Short on time for the DIY projects you love? These ten ways to repurpose your mason jars are not only fun, but they are also quick and easy.

We love the look, mason jars are rustic, recycled, and kitschy-cool, the perfect compliment to your kitchen or shelves. Mason jar projects are fun, and many are fast, too.

At some point, most of us find ourselves cruising craft stores, Facebook for-sale chatrooms, thrift stores and yard sales with an eye for the perfect repurposing materials. That bag of Great Aunt Helen’s fabric samplers and un-realized quilting squares? SCORE.

But nothing is really quite as exciting as a bunch of mason jars, the differing colors, shapes and *gasp* the LIDS are there! And if they aren’t, lids are cheap and easy to find at Walmart, Amazon or your local crafting or canning store. From the super simple to the visually complex (but so simple to put together) holiday centerpieces or decorations, mason jars get your creativity flowing.

Mason Jars: A Star in any Good DIYer’s Crafting Closet

Using a few tools, and other easy to find supplies that most DIYers already have on hand, you’ll quickly take your jars from boring to beautiful. We have ideas for your kitchen, your pets, your porch, your teenagers, and even your bathroom. From terrariums to soap dispensers – the possibilities are pretty much endless. When it comes to doing it yourself, mason jars are one of the most adaptable things you can have in your crafting supplies.

5 Quick, Easy, Beautiful, and Usable Mason Jar Rehabs

1. Portable mason jar drink container with straw lid.

Mason jars make great drink containers. as shown in the featured photo above. That’s What Che Said says all you need is: A jar, lid, 5/16 rubber grommet, power drill with a 3/8″ drill bit. Then you simply drill a hole in the lid, and pop the grommet in. You can also paint your lid, but if you do, you’ll need to hand wash it after use.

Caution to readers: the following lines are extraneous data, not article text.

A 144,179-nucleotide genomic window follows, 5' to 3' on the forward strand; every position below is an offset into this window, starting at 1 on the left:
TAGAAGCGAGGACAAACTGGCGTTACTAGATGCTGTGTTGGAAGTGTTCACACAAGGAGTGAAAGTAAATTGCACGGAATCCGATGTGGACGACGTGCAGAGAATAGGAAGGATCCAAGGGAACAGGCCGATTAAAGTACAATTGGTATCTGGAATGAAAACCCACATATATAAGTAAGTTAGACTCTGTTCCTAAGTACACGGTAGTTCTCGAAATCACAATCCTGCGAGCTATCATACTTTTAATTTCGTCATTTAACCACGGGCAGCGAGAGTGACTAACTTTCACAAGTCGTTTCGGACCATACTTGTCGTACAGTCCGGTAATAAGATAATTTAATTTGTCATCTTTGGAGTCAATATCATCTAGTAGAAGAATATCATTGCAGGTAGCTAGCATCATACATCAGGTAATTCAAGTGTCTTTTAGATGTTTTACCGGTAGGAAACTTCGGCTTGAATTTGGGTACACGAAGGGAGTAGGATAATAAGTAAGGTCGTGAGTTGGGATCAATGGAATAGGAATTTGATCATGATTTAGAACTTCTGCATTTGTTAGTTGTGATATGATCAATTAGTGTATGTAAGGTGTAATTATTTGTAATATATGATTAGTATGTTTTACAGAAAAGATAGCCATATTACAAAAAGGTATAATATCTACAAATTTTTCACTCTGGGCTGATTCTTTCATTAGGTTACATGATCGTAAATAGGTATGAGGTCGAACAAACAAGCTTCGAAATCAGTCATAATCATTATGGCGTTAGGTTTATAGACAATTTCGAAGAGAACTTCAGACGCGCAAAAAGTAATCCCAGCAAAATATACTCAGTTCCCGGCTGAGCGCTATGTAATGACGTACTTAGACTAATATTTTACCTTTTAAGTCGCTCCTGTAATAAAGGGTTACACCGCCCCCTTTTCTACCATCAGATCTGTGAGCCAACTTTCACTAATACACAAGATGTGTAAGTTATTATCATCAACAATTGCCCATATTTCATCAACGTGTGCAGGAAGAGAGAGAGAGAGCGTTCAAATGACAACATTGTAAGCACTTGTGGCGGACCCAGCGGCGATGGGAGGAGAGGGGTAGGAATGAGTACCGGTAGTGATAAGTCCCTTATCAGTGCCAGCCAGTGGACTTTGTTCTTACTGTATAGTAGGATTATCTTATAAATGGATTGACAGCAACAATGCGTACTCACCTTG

Oh, and don’t forget to have something an inch or more thick to put under the lid while you’re drilling. You’ll also want to have some straws on hand, like these fun, rainbow striped ones from Amazon.

Here’s a video with the instructions.

2. Succulent planter.

Use small mason jars, especially those neat looking jelly gifting jars, to create succulent planters. It takes almost no time at all! Using a clean jar, soil, some small rocks on the bottom of the jar, and a small succulent, you have a great looking mini-planter. You can always paint the outside of the jar, or apply chalkboard stickers to label them or remind you when to water.

  • Facebook
  • Twitter
  • Pinterest

Image CC by CC BY-SA 2.0, by Stacie DaPonte,

3. DIY Oil lamp.

All you need is a clean jar, a lid, something to punch a hole in the metal lid, oil lamp oil, and a cotton wick. Clean your jar, then punch a small hole (a Phillips head screwdriver – the cross one – and a hammer works great for this) in the center of the metal lid. If you punch from the bottom, the small “teeth” pointing up will help your wick not slip down. Push the wick up through the hole about a quarter inch, fill your jar 2/3rds with oil, and close the lid. Let sit for at least an hour before lighting. (based on suggestions by Raised in Cotton)

Photo with mason jars repurposed as candle holders with handles.
  • Facebook